WAYNESBORO, Pa. —A Tomstown Road resident on Monday became the first person to receive permission to do metal detecting in Washington Township, Pa., parks since the township supervisors placed restrictions on the activity.
Dave Shifflett told the Washington Township Supervisors he enjoys using his metal detector to search for coins he gives his grandson.
People doing metal detecting are not allowed to do so at the Battle of Monterey Pass battlefield. They are not allowed to dig significant holes or leave markers behind.
The supervisors want Civil War artifacts from Blue Ridge Summit, Pa., for the Battle of Monterey Pass interpretive center, Supervisor Dick McCracken said.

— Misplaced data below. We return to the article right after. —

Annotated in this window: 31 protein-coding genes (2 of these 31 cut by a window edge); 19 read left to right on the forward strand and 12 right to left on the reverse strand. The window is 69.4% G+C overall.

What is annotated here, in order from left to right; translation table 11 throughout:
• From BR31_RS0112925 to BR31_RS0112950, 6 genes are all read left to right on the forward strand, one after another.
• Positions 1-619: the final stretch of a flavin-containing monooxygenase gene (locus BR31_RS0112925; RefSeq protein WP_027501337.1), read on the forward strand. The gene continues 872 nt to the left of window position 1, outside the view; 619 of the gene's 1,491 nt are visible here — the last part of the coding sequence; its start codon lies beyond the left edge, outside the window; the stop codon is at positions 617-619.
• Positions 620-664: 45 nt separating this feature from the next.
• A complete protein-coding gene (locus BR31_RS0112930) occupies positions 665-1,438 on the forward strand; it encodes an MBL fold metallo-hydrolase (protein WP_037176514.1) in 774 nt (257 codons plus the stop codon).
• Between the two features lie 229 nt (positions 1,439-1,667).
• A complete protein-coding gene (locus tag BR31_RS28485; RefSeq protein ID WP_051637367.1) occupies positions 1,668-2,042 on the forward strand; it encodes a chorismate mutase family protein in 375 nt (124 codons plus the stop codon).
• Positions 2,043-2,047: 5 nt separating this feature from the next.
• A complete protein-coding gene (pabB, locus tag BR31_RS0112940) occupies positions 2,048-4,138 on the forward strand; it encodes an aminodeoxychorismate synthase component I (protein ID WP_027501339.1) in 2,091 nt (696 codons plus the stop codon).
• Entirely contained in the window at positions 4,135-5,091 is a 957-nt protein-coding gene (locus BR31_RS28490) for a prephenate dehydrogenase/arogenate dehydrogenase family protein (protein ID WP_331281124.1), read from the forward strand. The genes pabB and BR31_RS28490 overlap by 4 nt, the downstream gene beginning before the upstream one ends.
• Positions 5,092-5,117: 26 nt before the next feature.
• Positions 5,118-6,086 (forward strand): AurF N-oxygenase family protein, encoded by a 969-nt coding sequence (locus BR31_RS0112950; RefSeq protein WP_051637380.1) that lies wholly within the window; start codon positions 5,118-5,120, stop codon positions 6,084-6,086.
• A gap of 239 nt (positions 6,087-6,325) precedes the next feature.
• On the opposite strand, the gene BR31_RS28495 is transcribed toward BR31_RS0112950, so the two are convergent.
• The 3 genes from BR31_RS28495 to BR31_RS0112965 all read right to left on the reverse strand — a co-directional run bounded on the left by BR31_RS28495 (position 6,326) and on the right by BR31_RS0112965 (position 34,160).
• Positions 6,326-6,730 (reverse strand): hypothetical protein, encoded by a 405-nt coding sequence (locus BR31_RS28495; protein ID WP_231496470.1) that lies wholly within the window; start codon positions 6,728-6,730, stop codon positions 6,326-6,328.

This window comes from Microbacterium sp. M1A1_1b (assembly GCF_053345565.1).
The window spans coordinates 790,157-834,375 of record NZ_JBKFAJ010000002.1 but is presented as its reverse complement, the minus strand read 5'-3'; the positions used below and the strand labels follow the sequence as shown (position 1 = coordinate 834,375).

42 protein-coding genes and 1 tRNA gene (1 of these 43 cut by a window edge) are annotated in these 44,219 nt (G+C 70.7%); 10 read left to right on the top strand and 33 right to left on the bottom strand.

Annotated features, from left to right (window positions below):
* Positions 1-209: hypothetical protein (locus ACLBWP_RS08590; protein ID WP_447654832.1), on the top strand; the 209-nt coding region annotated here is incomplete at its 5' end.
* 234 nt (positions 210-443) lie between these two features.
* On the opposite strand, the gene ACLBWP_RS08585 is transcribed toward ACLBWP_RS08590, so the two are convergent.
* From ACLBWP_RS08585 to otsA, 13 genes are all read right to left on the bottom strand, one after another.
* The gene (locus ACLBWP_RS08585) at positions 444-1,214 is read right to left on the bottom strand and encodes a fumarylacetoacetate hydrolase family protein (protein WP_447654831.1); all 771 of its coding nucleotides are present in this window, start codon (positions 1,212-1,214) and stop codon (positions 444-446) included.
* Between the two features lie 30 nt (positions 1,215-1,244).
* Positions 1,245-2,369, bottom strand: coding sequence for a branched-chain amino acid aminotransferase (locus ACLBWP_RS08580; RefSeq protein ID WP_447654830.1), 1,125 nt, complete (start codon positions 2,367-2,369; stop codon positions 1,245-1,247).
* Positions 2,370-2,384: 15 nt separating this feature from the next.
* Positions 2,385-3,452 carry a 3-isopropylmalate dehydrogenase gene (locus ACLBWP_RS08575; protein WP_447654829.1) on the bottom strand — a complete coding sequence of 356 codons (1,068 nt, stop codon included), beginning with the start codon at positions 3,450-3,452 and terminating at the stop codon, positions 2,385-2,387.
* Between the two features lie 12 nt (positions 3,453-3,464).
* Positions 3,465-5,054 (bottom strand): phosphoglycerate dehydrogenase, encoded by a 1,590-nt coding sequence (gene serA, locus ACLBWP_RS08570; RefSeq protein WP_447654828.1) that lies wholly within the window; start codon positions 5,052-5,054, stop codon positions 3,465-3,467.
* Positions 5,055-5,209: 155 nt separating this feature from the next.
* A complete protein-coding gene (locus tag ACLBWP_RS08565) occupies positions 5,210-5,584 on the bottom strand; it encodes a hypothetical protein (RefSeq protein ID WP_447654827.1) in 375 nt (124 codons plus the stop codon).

Supervisor William Conrad told Shifflett to treat Red Run Park and Pine Hill Regional Recreation Area with the respect a golfer would treat a golf course.
“I’m there for an hour,” Shifflett said. “You won’t even know I’m there.”
Other people would probably like to do metal detecting, Shifflett said.
The metal-detecting regulations developed after a Blue Ridge Summit resident told someone searching in Happel’s Meadow Wetlands Preserve to leave, even though there were no rules at the time, according to Jeff Geesaman, chairman of the supervisors.
McCracken encouraged Shifflett to carry his permission letter with him.